Create your own cellular network

Ukama (https://www.ukama.com/) is using the Citizens Broadband Radio Service to let an unlicensed user create their own cellular network. Interesting idea! Read more at Ukama or in this article https://www.androidauthority.com/ukama-cell-service-3216235 or just drop in on their github (https://github.com/ukama/ukama/) and Twitter at https://twitter.com/ukamanetworks

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Proton has a Google Drive alternative

It’s been in beta since 2020 but they’ve finally made it available to the rest of us. Android app and web app available now, the rest is coming. As with all Proton products it’s open source, privacy focused. 1GB for free, 200GB for $4/month or the whole package (mail, calendar, drive, and VPN) for $10/month. Read about Drive at https://www.howtogeek.com/835660/proton-drive-is-a-privacy-first-google-drive-alternative/

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Buh-bye Google Keep, OneNote, Evernote!

Open source Notesnook (https://github.com/streetwriters/notesnook) aims to be THE replacement for all your note taking needs. Fully encrypted on your device before storing on their cloud service (self-hosted option coming), it’s a zero knowledge service meaning they can’t decrypt your notes. With a web app (https://app.notesnook.com) and apps for iOS, Android, MacOS, Windows, and Linux you’re pretty much guaranteed to be able to use it wherever you need or want with full synchronization across all platforms. It’s still in its relative infancy and updates generally make it to the web app before other platforms. Roadmap at https://notesnook.com/roadmap/

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3 new (to me) linux (mac, android,windows) tools

I’ll cut right to the chase, Copyq, syncthing, and tldr.

Copyq, at https://hluk.github.io/CopyQ/, is a clipboard manager for Linux, Windows, MacOS, AND ChromeOS in the Linux environment! It has a GUI as well as a command-line interface and in the ChromeOS environment, captures clips from BOTH Linux and ChomeOS! CHeck out the docs.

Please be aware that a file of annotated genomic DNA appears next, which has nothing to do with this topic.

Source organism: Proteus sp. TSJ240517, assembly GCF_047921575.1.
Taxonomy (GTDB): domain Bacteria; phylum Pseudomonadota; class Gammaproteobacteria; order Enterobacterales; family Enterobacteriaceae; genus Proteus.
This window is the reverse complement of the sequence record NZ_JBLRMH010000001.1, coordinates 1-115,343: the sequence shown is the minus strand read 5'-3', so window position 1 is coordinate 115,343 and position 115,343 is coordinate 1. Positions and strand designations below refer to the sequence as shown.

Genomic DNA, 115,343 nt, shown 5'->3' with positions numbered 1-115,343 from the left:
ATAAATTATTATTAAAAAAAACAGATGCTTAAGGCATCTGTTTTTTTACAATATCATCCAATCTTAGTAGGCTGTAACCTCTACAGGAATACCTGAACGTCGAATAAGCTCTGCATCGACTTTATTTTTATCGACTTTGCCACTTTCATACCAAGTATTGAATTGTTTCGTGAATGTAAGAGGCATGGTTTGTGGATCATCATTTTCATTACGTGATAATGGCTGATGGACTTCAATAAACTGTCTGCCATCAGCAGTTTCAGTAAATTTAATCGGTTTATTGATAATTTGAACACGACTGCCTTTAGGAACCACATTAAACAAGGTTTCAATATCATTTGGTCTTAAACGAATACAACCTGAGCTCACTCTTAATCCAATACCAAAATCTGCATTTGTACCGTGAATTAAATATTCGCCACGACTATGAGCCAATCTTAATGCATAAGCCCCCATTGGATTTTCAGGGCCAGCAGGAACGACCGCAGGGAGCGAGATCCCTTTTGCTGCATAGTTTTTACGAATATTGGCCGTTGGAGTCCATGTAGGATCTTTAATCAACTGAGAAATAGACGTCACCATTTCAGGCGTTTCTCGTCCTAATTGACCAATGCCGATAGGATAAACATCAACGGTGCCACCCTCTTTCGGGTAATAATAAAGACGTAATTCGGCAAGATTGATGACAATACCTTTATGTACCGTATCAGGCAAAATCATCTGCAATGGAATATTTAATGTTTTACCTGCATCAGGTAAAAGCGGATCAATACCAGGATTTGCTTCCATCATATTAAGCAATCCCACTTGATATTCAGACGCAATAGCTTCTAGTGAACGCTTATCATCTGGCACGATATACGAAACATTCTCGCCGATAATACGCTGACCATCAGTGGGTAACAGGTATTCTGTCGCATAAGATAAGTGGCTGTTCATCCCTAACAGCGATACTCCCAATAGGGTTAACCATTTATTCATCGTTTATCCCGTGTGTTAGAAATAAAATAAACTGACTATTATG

Tldr, at https://github.com/tldr-pages/tldr, provides a cheat-sheet-like summary of command options. It’s not as full function as a man page but can often provide just that one bit of info you need. It provides info on Android, Linux, MacOS, Windows, Sun OS(!), and a set of common commands like 2to3 (convert python 2 code to python 3), adb (Android Debug Bridge which can be installed on many different platforms), and atom (a cross-platform editor).

Syncthing, at https://syncthing.net/, is an open source, multi-platform, authenticated, continuous file synchronization program with communications secured by TLS. It works on MacOS, Windows, Linux, Android among many others.

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Linux in a browser

Now that you’ve got docker set up on your Mac or Windows box or even on your Linux machine or NAS or chromebook (see https://tonystakeontech.com/2022/02/08/a-cookbook-to-run-docker-on-your-chromebook/), what can you do with it? Well, I could send you over to https://hub.docker.com/search?type=image but that just shows you some of what’s available in the world of docker containers. Instead, how about running Linux in a docker container that you can access locally in your browser? Yeah, I know, it’s a bit funky in that you may already be running Linux, with or without a GUI, but it’s an easy project and even kinda fun.

Head on over to https://tech.davidfield.co.uk/webtops-linux-desktop-in-a-web-browser/ for the cookbook to bring up Webtop (more info at https://docs.linuxserver.io/images/docker-webtop including different base images like XFCE Ubuntu, KDE Alpine, etc). And, BTW, there are quite a few more images available over at linuxserver.io so check them out, too. That link to docs.linuxserver.io lists other images.